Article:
Federal Reserve Chair Jerome Powell seems to have the reverse Midas touch with the stock market—at least when it comes to how the S&P 500 performs on Fed Day.
Fed Day is when the bank’s policymaking panel, the Federal Open Market Committee (FOMC), releases its decisions and the chair has a news conference. And during that one day, almost always a Wednesday, Powell has the worst market record of all his recent predecessors.
Of the central bank’s four chairs since Fed Day began, in 1994, only Powell has seen a negative average number on the S&P 500 for his Fed Days, according to a tabulation from Bespoke Investment Group.
Powell, who took over in February 2018, has the shortest tenure of the four chairs, and it’s unclear whether he’ll get a second four-year term. On Wednesday, the latest Fed Day, the S&P 500 fell 0.54%, in keeping with the pattern under Powell. Four Fed Days have occurred to date in 2021, and the index dipped on three of them.
That goes against the grain of history. Overall, the index has performed well on Fed Days, posting an average one-day gain of roughly 0.30%, Bespoke found.
Of the four chairs since 1994, the champ is Ben Bernanke (who led the Fed from 2006 to 2014), averaging around 0.50% on Fed Days. Alan Greenspan, the longest-serving chief of the bunch (1987-2006) and Janet Yellen (2014-18) were tied at just below the 0.3% average gain for all Fed Days. In Powell’s case, the market declines have tended to come toward the end of the trading day, after he has started speaking to reporters at 2:30 p.m. Eastern.
Why the difference between him and the other three? Some Wall Streeters think the market now is hooked on low, low rates and bounteous bond buying—in a way that it wasn’t under previous Fed chairs. Hence, the thought of reversing loose-money policy destroys that comfort. An extra dollop of leeriness from the pandemic may have deepened this sentiment, the reasoning goes.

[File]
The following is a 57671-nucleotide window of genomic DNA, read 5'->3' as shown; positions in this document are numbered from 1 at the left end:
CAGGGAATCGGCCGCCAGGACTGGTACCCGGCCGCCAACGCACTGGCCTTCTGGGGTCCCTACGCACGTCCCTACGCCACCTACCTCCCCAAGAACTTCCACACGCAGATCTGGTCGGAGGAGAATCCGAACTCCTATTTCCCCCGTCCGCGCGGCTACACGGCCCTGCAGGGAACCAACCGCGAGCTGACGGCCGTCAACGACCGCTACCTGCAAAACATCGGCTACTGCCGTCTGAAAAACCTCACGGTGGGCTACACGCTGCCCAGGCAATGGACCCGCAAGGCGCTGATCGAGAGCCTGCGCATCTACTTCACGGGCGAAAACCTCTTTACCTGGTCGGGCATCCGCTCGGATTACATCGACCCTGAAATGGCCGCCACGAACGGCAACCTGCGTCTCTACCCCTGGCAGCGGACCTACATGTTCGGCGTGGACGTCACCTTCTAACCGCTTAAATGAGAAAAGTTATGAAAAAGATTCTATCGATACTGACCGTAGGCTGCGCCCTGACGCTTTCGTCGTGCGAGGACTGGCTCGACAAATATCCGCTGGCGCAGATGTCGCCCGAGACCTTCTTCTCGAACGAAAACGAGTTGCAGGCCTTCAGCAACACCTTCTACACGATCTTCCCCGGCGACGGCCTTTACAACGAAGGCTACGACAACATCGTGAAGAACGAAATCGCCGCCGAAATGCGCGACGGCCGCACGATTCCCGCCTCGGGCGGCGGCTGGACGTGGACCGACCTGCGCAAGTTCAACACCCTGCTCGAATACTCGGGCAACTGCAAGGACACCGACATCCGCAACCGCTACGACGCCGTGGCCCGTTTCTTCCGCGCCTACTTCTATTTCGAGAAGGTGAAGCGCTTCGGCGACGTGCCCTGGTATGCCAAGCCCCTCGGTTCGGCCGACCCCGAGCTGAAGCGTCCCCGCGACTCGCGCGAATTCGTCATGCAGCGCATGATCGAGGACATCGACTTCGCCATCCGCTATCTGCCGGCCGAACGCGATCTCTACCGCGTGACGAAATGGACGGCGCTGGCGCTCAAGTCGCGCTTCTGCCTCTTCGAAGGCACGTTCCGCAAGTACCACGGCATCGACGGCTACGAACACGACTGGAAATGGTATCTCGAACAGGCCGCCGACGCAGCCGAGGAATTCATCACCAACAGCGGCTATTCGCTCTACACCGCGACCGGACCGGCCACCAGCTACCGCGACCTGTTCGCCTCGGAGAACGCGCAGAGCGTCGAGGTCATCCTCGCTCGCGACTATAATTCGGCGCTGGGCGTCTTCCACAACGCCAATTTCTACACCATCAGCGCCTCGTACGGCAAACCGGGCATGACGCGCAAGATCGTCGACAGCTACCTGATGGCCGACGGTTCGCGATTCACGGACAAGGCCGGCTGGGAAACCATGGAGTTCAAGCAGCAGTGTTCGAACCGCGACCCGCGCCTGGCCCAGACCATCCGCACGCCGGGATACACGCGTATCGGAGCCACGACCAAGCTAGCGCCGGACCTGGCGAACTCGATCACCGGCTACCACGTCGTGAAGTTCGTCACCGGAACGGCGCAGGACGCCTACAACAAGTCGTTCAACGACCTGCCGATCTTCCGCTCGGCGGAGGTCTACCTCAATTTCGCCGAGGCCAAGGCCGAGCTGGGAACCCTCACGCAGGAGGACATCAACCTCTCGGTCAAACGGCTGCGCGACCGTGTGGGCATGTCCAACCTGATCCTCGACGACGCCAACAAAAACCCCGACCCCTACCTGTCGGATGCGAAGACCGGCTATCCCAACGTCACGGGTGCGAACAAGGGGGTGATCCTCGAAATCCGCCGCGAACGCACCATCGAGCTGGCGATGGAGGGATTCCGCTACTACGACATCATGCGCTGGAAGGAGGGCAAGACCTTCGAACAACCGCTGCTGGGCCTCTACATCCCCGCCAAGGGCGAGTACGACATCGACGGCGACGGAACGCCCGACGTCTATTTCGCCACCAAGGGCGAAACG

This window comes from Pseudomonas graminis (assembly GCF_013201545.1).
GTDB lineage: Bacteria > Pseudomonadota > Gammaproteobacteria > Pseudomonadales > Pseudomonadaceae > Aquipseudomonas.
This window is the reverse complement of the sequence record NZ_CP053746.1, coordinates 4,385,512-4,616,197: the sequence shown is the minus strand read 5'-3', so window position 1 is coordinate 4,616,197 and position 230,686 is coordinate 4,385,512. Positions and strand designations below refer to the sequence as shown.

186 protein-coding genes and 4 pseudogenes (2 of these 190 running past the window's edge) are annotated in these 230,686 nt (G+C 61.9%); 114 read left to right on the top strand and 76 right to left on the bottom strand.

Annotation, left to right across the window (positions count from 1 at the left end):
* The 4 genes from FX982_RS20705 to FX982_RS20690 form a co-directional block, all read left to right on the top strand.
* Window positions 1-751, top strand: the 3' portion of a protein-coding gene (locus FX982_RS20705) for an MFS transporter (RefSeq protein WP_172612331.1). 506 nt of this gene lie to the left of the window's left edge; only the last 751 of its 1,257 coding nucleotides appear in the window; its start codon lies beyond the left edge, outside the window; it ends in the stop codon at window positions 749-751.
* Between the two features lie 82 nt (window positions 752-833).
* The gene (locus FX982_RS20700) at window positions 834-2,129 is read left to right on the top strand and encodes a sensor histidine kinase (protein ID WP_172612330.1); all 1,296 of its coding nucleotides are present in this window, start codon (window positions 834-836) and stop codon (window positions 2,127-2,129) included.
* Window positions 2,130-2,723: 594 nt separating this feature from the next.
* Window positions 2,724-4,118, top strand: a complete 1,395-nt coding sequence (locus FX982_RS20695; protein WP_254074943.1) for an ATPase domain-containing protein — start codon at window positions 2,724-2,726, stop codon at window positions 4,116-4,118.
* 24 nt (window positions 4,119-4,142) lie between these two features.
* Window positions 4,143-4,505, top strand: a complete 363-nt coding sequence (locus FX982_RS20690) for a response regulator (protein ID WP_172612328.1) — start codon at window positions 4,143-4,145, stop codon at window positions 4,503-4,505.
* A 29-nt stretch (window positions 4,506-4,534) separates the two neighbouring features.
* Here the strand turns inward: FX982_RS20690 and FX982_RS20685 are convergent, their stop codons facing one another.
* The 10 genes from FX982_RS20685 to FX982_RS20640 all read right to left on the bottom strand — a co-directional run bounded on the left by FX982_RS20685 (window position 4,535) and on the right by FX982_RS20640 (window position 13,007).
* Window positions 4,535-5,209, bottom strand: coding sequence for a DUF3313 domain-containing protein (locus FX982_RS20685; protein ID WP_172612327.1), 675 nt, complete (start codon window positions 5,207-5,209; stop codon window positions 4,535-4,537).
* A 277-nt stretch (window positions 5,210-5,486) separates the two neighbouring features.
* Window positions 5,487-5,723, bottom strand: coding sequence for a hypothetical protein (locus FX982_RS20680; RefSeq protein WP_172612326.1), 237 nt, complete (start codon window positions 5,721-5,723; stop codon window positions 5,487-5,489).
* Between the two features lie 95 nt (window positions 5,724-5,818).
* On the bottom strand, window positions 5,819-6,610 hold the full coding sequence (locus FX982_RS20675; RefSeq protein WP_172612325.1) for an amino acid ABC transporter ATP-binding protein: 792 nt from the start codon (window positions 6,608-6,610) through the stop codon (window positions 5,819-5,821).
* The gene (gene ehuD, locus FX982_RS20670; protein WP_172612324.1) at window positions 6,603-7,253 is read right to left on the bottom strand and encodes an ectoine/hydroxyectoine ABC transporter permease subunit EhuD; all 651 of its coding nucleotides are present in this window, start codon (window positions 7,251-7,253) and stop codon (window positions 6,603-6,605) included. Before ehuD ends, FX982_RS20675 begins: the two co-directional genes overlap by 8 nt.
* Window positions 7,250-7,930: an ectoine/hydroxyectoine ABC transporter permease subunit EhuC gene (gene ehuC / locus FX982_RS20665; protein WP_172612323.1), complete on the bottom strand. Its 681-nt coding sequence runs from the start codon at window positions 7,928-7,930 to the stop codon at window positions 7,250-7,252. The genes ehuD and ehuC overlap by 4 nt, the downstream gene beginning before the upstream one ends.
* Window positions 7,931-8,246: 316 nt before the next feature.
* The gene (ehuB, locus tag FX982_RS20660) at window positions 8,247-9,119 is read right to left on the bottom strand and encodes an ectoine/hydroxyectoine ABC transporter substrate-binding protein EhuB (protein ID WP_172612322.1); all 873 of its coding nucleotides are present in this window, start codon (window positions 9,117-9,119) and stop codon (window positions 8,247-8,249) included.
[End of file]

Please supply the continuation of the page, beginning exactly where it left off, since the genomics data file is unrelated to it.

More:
What came out of Wednesday’s Fed Day was that Powell and his bank are considering rate increases by 2023 (some members think it will start earlier) and are contemplating trimming their rampant bond buying, a stimulus move known as quantitative easing (QE). In reference to the QE curtailment, he told the press yesterday to “think of this meeting as the talking-about-talking-about meeting.”
Meanwhile, the so-called “dot plots,” where the 12 FOMC members speculate on when short-term rates might begin climbing and other policy matters, show a greater inclination toward policy tightening. Seven FOMC officials now expect to lift rates next year, up from four in March. Markets have anticipated no rate change before 2024.
Further, five members now predict the benchmark federal funds rate to rise to 1% or more by 2023 (it’s now between zero and 0.25%). This suggests rates will increase both sooner and faster than many expected.
To be sure, in Powell’s public remarks and the committee’s statement Wednesday, the central bank made clear it wouldn’t make any major moves imminently. The Fed still wants to see inflation at a steady 2% and employment higher.
Despite the recent inflation spike, the Fed now believes core inflation will be 3% as reflected in the personal consumption expenditure index, the bank’s favorite measure. In March, that estimate was 2.2%.
“That still looks on the low side to us,” meaning the 3% forecast, wrote Ian Shepherdson, chief economist of Pantheon Macroeconomics, in a research note. He, for one, expects the Fed to start reducing its bond purchases this year and start hiking rates in 2022.